The parallel I’m moving towards should be fairly obvious but let me state it explicitly with all its components. We have a situation in which a set of “miracles” were performed, i.e. The Red Sox’s historic winning streak prior to “the curse.” This was enough to ensure the loyalty of the “followers” even after life took a turn for the worse. Years of despair and defeat followed and, although the Red Sox remained, the glory of yesteryear could not be recovered. Still, throughout the many decades of humiliating losses, those who had faith in the Red Sox still believed. Even after the generation that had actually witnessed the Red Sox’s victorious years died out, the subsequent generations stuck with their team and did so with a vengeance hardly matched by winning teams’ fans. Finally, after years and generations of hope, the Red Sox won the World Series and those who had seemed to be always rooting for a certain loser were vindicated in their devotion.

I.e. Jews witness Exodus, Sinai and early history’s surplus of miracles and golden years; Jews lose temple and prophecy – God disappears from sight; Jews suffer centuries of persecution and spiritual darkness but never desert their Faith; Messiah comes, saves the Jews and, maybe, just maybe, the Red Sox win the World Series again. Are Orthodox Jews pathetic? Are we stupid? Is our faith a waste of time? Up until last year, what really distinguished us from those sorry souls who sat calmly in Fenway Park waiting for a curse to dissipate? While it is true that we have the word of God that He will bring the Messianic age whereas God never promised that the Red Sox would win the World Series ever again, is this enough of a distinction to entirely separate the faithful Jew from the faithful sports fan? Is a promise enough to vindicate faith when the belief that the promise exists is a matter of faith, as well?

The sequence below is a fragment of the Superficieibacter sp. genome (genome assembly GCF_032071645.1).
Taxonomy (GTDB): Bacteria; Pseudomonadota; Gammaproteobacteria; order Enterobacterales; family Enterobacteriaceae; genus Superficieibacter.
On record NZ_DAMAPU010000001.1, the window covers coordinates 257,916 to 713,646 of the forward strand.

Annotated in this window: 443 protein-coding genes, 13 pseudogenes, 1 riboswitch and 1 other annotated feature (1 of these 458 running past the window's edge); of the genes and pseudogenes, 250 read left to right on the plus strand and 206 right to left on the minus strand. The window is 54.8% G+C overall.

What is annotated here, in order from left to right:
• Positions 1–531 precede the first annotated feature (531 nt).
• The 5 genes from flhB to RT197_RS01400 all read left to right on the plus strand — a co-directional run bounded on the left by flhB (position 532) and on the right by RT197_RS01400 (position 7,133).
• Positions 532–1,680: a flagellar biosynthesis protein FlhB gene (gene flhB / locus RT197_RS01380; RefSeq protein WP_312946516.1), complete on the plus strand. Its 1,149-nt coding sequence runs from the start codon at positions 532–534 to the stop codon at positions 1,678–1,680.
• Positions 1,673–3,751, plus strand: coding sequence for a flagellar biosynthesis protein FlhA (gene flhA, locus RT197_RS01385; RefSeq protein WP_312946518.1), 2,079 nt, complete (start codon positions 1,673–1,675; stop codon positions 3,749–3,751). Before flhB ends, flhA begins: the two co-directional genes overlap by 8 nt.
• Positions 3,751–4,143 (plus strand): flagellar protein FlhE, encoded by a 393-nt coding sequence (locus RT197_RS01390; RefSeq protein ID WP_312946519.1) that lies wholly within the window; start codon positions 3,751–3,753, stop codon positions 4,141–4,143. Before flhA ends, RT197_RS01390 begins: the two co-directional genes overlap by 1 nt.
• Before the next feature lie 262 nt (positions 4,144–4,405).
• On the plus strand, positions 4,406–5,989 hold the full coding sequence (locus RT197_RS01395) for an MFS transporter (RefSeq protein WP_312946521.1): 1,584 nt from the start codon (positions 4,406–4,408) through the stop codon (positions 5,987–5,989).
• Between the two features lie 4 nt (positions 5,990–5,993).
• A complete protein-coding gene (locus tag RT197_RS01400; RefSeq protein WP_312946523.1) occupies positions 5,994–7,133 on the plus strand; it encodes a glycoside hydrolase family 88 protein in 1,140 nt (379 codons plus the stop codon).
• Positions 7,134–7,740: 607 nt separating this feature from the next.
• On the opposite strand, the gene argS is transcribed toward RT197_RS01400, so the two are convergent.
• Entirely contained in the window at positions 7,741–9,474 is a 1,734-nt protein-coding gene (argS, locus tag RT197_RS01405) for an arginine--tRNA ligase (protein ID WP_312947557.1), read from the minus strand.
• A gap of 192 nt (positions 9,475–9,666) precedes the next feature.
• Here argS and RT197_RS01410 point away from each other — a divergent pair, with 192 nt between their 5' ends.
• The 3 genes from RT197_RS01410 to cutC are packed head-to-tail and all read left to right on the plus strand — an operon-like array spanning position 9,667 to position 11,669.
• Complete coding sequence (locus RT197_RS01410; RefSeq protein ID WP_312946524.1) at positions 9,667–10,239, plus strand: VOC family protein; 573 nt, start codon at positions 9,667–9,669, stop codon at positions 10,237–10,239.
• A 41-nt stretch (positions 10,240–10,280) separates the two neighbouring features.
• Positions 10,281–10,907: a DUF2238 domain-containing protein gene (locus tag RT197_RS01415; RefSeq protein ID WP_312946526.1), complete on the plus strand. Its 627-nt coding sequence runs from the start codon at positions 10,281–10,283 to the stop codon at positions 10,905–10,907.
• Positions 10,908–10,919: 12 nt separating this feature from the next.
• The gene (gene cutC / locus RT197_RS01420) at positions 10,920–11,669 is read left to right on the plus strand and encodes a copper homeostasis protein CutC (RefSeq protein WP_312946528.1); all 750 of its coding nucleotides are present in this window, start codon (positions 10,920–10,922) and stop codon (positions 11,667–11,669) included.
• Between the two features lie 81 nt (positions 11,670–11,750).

Faith is a strange thing and often seems, to the naked eye, to blur easily with foolishness. To understand what we believe it is important to constantly ask ourselves why we believe. We must be able to have an answer to what distinguishes us from a diehard Red Sox fan and the answer cannot simply be about sports versus theology. “Fever Pitch” examines some of the reasons why one man lives his life around the baseball schedule. The questions he must face about his priorities act as an important metaphor for the questions one must answer about one’s own faith. Why can we survive horror after horror, holocaust after holocaust and still show up to each of the major games in our religion? Are we merely obsessed? Delusional? Naive?

As well, the parallel I have outlined serves another important purpose. The next time someone questions the intelligence of faith and you get prepared to hand them a propaganda answer that you picked up in grade school or to dismiss them as just “not getting it” remember the Red Sox and their fans and your reaction to Jimmy Fallon’s character in “Fever Pitch.” Both sides just got a lot more complicated. Because, in our case, we aren’t simply dealing with a curse and a sports game – we’re dealing with the complex truth of existence.

Final Tally:

“Fever Pitch” has a lot to offer both in its far-reaching metaphorical ramifications and in the content of the film, itself. If this review was intended for a secular audience I would no doubt say: see it; it is an excellent romantic comedy that pushes the sugar-coated boundaries of that genre to the limit. However, in light of my audience, while I think “Fever Pitch” has much to offer, I do not think anything it provides is worth the time spent watching it. This movie is not educational enough that I can, in good conscience, offer it as an acceptable replacement for other intellectual pursuits. Still, if bittul zman is not a concern because one has decided to devote two hours to relaxation or a mental break, then “Fever Pitch” is a wonderful choice as a mostly Halachically acceptable entertainment (of course, double check with your posek before viewing) and it does provide, as previously outlined, food for thought that is most definitely worthy of consideration. In short, it is not a movie to study and ponder but it is one to enjoy and muse about. Almost like an afternoon at the ballpark.

Dodi-Lee Hecht